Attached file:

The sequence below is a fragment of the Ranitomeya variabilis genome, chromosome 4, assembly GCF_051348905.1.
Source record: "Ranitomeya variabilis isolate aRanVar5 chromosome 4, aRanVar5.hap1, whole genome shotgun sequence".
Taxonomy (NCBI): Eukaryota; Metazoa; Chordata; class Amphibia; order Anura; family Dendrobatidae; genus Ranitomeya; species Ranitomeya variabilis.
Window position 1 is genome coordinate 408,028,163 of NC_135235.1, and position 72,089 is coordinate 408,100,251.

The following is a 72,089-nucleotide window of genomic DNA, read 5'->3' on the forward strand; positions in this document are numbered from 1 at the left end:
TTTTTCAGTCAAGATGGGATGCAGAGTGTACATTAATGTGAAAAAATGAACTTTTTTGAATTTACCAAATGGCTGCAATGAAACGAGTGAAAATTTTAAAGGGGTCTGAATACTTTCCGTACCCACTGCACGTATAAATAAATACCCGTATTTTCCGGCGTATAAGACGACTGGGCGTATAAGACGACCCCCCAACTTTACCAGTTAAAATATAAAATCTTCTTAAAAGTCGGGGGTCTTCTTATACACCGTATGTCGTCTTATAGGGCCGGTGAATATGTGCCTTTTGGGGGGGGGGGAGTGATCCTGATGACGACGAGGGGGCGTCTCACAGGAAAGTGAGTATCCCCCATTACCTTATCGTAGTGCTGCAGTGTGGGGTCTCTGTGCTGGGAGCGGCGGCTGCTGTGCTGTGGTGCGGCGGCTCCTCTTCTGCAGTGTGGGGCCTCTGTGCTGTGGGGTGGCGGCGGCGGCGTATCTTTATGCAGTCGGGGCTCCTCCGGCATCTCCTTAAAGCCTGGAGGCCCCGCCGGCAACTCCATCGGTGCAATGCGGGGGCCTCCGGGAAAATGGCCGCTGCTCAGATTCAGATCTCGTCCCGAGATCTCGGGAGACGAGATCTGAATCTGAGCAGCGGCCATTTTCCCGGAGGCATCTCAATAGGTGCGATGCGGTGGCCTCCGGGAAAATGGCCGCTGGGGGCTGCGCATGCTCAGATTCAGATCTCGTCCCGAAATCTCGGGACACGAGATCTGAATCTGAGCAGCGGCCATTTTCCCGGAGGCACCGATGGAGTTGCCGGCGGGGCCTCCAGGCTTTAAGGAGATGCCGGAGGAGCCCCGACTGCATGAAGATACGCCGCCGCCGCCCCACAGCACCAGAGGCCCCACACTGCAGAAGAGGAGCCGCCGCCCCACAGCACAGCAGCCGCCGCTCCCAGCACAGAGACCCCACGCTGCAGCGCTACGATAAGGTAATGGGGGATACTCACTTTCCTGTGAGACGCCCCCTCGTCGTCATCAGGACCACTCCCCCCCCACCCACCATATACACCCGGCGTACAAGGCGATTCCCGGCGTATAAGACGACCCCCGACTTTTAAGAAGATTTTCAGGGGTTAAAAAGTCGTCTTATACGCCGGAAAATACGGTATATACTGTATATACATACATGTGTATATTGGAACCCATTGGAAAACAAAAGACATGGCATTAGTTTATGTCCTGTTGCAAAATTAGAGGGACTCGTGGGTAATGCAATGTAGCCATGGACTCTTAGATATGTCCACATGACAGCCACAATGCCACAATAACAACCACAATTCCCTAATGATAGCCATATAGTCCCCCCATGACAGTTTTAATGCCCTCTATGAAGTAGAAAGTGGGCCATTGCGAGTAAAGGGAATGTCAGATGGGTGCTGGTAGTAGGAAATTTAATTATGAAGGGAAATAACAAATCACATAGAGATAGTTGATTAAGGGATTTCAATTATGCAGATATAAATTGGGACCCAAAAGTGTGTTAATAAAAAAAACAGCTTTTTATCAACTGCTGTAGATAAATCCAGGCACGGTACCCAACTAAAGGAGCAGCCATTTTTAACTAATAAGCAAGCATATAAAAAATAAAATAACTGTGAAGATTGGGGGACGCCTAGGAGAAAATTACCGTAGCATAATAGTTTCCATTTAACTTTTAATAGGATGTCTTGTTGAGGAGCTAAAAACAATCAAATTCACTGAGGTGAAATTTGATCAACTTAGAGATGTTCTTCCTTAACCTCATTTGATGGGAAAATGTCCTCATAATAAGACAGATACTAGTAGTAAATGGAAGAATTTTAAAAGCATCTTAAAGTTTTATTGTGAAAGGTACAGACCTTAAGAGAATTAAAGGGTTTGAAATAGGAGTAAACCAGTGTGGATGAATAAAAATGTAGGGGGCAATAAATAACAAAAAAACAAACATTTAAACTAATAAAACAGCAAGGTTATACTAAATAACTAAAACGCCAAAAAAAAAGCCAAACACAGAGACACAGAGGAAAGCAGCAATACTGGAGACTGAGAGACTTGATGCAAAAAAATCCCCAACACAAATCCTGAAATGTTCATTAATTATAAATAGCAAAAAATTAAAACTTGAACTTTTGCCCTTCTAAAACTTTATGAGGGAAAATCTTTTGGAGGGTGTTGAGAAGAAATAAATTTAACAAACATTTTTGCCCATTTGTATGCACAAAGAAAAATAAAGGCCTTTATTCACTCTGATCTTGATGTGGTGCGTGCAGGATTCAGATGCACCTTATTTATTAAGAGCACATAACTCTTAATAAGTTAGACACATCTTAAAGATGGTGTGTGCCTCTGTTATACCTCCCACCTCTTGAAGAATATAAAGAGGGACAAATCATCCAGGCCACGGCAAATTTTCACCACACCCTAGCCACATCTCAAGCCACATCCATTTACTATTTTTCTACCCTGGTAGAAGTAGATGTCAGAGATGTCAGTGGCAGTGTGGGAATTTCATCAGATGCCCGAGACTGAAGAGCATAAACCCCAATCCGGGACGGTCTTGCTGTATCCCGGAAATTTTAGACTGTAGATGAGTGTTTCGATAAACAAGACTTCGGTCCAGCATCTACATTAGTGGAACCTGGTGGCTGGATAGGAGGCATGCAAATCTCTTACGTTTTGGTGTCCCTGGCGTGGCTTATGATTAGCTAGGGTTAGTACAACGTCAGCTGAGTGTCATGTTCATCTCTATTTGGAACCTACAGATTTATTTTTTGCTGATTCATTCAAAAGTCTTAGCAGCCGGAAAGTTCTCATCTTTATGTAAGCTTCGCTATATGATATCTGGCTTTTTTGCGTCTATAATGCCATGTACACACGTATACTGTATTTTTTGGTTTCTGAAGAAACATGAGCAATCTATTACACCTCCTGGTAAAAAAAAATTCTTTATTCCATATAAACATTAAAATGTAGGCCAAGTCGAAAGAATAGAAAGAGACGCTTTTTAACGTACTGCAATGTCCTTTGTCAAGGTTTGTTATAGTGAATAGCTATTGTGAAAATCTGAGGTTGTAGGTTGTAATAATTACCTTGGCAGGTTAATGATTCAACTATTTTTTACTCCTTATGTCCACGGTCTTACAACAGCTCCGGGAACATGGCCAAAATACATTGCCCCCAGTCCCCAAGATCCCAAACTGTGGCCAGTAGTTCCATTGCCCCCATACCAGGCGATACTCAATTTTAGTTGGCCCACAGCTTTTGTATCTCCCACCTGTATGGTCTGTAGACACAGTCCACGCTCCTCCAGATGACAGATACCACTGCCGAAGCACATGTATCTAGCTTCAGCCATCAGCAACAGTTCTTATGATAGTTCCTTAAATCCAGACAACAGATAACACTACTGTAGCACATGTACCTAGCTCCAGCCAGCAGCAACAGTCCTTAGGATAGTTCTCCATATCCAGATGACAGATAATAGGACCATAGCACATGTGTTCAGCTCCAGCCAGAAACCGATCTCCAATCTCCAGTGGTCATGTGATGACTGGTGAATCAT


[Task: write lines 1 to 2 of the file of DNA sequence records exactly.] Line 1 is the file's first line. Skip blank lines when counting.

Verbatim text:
The sequence below is a fragment of the Ranitomeya variabilis genome, chromosome 4, assembly GCF_051348905.1.
Source record: "Ranitomeya variabilis isolate aRanVar5 chromosome 4, aRanVar5.hap1, whole genome shotgun sequence".